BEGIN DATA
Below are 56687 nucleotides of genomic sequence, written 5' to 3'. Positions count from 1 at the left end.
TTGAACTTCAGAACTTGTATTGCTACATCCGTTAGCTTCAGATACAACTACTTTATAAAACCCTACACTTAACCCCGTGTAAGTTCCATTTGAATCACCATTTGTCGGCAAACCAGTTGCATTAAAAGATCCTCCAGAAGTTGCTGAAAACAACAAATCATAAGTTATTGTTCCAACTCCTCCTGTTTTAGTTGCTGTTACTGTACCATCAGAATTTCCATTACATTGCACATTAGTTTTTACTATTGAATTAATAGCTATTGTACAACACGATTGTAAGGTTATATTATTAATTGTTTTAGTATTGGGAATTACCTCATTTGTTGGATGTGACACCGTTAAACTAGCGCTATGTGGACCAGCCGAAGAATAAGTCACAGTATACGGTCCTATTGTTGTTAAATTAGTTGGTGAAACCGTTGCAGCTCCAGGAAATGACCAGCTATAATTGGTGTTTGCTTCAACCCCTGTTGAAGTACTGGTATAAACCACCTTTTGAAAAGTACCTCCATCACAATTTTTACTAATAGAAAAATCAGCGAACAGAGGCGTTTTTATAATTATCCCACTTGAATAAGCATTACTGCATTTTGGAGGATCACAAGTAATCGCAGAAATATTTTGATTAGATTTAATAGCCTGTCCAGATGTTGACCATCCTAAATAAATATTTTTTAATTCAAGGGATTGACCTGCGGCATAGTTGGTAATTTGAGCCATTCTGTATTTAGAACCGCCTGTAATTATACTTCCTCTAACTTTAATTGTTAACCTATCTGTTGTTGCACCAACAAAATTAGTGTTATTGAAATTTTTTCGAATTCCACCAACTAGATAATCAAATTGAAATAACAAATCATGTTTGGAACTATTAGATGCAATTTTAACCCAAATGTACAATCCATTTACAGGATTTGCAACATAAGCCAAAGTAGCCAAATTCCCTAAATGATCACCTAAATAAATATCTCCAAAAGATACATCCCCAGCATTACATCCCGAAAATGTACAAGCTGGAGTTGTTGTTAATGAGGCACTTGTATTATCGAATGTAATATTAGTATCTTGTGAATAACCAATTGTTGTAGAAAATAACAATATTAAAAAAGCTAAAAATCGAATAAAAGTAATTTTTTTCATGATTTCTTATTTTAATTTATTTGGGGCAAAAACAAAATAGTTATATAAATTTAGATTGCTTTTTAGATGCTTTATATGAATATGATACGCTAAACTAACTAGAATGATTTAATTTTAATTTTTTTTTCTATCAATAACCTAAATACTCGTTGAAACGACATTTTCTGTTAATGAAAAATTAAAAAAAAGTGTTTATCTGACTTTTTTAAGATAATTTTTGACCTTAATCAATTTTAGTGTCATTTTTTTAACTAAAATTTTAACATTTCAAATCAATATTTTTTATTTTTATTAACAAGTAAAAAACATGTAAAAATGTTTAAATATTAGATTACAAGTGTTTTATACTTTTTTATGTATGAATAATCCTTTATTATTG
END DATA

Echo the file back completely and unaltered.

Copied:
Below are 56687 nucleotides of genomic sequence, written 5' to 3'. Positions count from 1 at the left end.
TTGAACTTCAGAACTTGTATTGCTACATCCGTTAGCTTCAGATACAACTACTTTATAAAACCCTACACTTAACCCCGTGTAAGTTCCATTTGAATCACCATTTGTCGGCAAACCAGTTGCATTAAAAGATCCTCCAGAAGTTGCTGAAAACAACAAATCATAAGTTATTGTTCCAACTCCTCCTGTTTTAGTTGCTGTTACTGTACCATCAGAATTTCCATTACATTGCACATTAGTTTTTACTATTGAATTAATAGCTATTGTACAACACGATTGTAAGGTTATATTATTAATTGTTTTAGTATTGGGAATTACCTCATTTGTTGGATGTGACACCGTTAAACTAGCGCTATGTGGACCAGCCGAAGAATAAGTCACAGTATACGGTCCTATTGTTGTTAAATTAGTTGGTGAAACCGTTGCAGCTCCAGGAAATGACCAGCTATAATTGGTGTTTGCTTCAACCCCTGTTGAAGTACTGGTATAAACCACCTTTTGAAAAGTACCTCCATCACAATTTTTACTAATAGAAAAATCAGCGAACAGAGGCGTTTTTATAATTATCCCACTTGAATAAGCATTACTGCATTTTGGAGGATCACAAGTAATCGCAGAAATATTTTGATTAGATTTAATAGCCTGTCCAGATGTTGACCATCCTAAATAAATATTTTTTAATTCAAGGGATTGACCTGCGGCATAGTTGGTAATTTGAGCCATTCTGTATTTAGAACCGCCTGTAATTATACTTCCTCTAACTTTAATTGTTAACCTATCTGTTGTTGCACCAACAAAATTAGTGTTATTGAAATTTTTTCGAATTCCACCAACTAGATAATCAAATTGAAATAACAAATCATGTTTGGAACTATTAGATGCAATTTTAACCCAAATGTACAATCCATTTACAGGATTTGCAACATAAGCCAAAGTAGCCAAATTCCCTAAATGATCACCTAAATAAATATCTCCAAAAGATACATCCCCAGCATTACATCCCGAAAATGTACAAGCTGGAGTTGTTGTTAATGAGGCACTTGTATTATCGAATGTAATATTAGTATCTTGTGAATAACCAATTGTTGTAGAAAATAACAATATTAAAAAAGCTAAAAATCGAATAAAAGTAATTTTTTTCATGATTTCTTATTTTAATTTATTTGGGGCAAAAACAAAATAGTTATATAAATTTAGATTGCTTTTTAGATGCTTTATATGAATATGATACGCTAAACTAACTAGAATGATTTAATTTTAATTTTTTTTTCTATCAATAACCTAAATACTCGTTGAAACGACATTTTCTGTTAATGAAAAATTAAAAAAAAGTGTTTATCTGACTTTTTTAAGATAATTTTTGACCTTAATCAATTTTAGTGTCATTTTTTTAACTAAAATTTTAACATTTCAAATCAATATTTTTTATTTTTATTAACAAGTAAAAAACATGTAAAAATGTTTAAATATTAGATTACAAGTGTTTTATACTTTTTTATGTATGAATAATCCTTTATTATTG